Wagilag Sisters, 1964 natural earth pigments on eucalyptus bark 81.0 x 40.0cm (31 7/8 x 15 3/4in).
PROVENANCE Milingimbi Methodist Mission, Northern Territory (label attached verso) The Collection of Milton and Alma Roxanas, Sydney, acquired in 1988
The descriptive label attached verso reads: 'This painting deals with the Wawalak story which is re-enacted in the Wawalak Ceremony which is one of the most important Ceremonies of the Liyagalawumirri. The Wawalak sisters left the Southern Interior of Anrhem Land to travel to the North East. The elder sister took along her child in a paper bark cradle. They carried with them their yam sticks. As they travelled they touched and named animal and plant life which became the totemic creatures and plants for the Wawalak Ceremony, and members of the Dhuwa Moiety. The youngest sister was pregnant and after travelling many months, she gave birth to a son, just prior to reaching Mirrimina the sacred waterhole and home of Yurlungurr, the great Python of the Liyagalawumirri mythology. The top of the bark shows the stars which they named - also the crescent moon, and then the sun. When they came to the waterhole (Mirrimina) the semi-circle at the bottom of the bark, they decided to make camp for the night. The youngest sister when to the waterhole for drinking water. Her presence enraged Yurlungurr who rose out of the depth and emerged from the pool alongside a paperbark tree and saw where the sisters where camped.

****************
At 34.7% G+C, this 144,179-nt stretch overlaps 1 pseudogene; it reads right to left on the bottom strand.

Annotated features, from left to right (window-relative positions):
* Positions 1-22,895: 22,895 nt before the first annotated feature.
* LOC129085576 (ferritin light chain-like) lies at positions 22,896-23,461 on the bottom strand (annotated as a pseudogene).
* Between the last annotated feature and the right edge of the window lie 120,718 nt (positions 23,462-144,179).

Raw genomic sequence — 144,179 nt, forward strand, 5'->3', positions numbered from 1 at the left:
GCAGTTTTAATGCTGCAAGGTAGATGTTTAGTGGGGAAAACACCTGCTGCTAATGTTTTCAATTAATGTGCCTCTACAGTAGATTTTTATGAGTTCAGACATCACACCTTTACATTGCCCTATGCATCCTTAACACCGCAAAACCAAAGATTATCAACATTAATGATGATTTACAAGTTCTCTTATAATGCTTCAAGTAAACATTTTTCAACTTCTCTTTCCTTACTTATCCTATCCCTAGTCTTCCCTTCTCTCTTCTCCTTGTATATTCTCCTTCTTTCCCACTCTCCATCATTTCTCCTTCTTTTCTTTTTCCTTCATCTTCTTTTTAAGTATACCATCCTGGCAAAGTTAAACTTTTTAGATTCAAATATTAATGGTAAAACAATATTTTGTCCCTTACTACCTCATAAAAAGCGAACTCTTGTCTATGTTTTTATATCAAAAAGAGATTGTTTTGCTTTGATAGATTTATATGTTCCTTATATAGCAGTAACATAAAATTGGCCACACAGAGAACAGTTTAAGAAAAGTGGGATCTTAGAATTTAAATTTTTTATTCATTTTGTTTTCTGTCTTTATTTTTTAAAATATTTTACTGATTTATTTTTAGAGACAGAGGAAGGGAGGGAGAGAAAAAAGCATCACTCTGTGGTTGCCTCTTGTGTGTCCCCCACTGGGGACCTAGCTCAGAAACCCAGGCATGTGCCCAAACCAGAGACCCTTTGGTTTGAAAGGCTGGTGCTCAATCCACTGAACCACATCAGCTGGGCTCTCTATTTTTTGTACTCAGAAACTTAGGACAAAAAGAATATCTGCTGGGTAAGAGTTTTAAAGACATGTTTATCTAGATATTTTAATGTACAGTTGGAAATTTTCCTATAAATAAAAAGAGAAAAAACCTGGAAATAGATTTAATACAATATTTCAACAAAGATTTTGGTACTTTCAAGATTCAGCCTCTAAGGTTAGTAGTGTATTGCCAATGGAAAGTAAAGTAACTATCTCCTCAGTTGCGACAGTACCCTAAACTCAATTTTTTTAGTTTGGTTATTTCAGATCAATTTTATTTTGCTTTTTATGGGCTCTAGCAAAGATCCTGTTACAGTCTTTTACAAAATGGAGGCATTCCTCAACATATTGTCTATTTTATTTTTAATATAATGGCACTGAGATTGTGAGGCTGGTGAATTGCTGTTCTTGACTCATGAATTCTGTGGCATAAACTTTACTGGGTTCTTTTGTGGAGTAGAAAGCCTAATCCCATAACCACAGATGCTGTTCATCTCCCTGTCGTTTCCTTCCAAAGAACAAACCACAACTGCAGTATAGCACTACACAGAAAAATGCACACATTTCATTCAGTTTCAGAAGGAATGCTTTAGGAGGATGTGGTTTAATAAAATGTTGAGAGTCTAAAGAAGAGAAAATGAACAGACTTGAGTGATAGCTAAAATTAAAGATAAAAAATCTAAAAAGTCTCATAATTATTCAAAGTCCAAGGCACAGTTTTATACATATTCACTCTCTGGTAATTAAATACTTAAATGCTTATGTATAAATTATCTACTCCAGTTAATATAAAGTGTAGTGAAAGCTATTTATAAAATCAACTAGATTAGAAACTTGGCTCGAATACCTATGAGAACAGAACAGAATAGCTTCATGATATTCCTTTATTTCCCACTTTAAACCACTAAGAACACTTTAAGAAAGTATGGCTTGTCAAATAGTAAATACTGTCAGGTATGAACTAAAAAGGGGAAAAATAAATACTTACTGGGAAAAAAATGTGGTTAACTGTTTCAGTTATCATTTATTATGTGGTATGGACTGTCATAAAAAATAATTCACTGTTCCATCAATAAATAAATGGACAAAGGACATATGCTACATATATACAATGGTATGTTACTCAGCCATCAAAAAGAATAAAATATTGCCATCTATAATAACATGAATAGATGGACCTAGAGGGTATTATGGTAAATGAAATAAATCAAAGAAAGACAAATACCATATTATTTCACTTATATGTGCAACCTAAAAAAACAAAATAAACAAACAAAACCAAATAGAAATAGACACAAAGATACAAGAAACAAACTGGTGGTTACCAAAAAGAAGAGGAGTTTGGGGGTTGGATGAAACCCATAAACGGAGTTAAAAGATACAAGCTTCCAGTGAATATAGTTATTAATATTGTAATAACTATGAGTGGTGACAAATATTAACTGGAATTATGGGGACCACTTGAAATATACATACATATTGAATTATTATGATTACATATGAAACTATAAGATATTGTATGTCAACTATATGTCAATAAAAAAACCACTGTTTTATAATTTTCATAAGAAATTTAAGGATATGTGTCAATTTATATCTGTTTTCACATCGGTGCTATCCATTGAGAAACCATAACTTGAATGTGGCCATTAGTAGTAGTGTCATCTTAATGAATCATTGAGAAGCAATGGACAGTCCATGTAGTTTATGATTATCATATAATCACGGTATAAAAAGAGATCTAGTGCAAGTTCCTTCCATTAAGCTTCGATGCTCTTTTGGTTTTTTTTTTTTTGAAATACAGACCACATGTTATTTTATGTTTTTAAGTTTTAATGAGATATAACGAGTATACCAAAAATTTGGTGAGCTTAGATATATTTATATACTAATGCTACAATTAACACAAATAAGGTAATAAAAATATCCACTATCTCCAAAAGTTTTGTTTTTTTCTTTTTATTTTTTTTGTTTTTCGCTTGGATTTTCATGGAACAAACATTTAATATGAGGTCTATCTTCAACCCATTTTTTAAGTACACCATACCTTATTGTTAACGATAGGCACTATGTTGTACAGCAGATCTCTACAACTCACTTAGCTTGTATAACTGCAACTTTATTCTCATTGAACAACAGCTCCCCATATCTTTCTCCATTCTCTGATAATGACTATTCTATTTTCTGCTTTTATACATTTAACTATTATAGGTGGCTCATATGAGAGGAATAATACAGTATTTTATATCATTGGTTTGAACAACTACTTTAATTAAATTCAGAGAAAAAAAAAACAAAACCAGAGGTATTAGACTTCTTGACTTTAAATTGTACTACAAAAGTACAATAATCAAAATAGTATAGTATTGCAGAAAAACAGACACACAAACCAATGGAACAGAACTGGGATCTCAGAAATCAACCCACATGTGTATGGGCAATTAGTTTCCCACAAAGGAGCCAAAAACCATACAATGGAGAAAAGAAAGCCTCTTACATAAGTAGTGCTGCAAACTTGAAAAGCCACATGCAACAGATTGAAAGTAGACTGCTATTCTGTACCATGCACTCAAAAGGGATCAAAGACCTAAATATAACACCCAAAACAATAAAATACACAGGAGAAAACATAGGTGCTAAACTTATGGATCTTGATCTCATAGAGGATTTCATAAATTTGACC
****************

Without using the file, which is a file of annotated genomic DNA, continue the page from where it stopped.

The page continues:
As night began to fall he came out of the waterhole and completely encircled their camp. He then quietly began to sing his 'power' song to call up the rain of the wet season. A cloud which is a circle of cross hatching in the top left hand corner, gathered over the camp. When the rain started, the women began to sing their 'power' songs as they clapped their singing sticks together, bottom centre. But after a lot of singing they realised their efforts where in vain as the rain continued unabated. They knew then they were up against a very powerful spirit and sang all the 'power' songs contained in the singing sticks. In desperation one of the sisters threw the singing stick into the sky in a last effort to stop the rain, but Yurlungurr turned the stick into the first flash of lightning. More rain continued to fall and eventually Yurlungurr swallowed the Wawalak but because he and the sisters belonged to the same moiety, he vomited them out. He swallowed them for the second time. Later he stood up in his waterhole with his head above the clouds to talk to the other great snakes. The Green Parrot Snake realised something was wrong and questioned Yurlungurr closely about what he had eaten. After constant questioning he admitted what he had done. The other snakes grew very angry because he had eaten those of his own moiety. Yurlungurr then fell to the ground in shame. Where he hit the ground he caused a large triangular shape. This is the ceremonial ground for all Wawalak Ceremonies today.'
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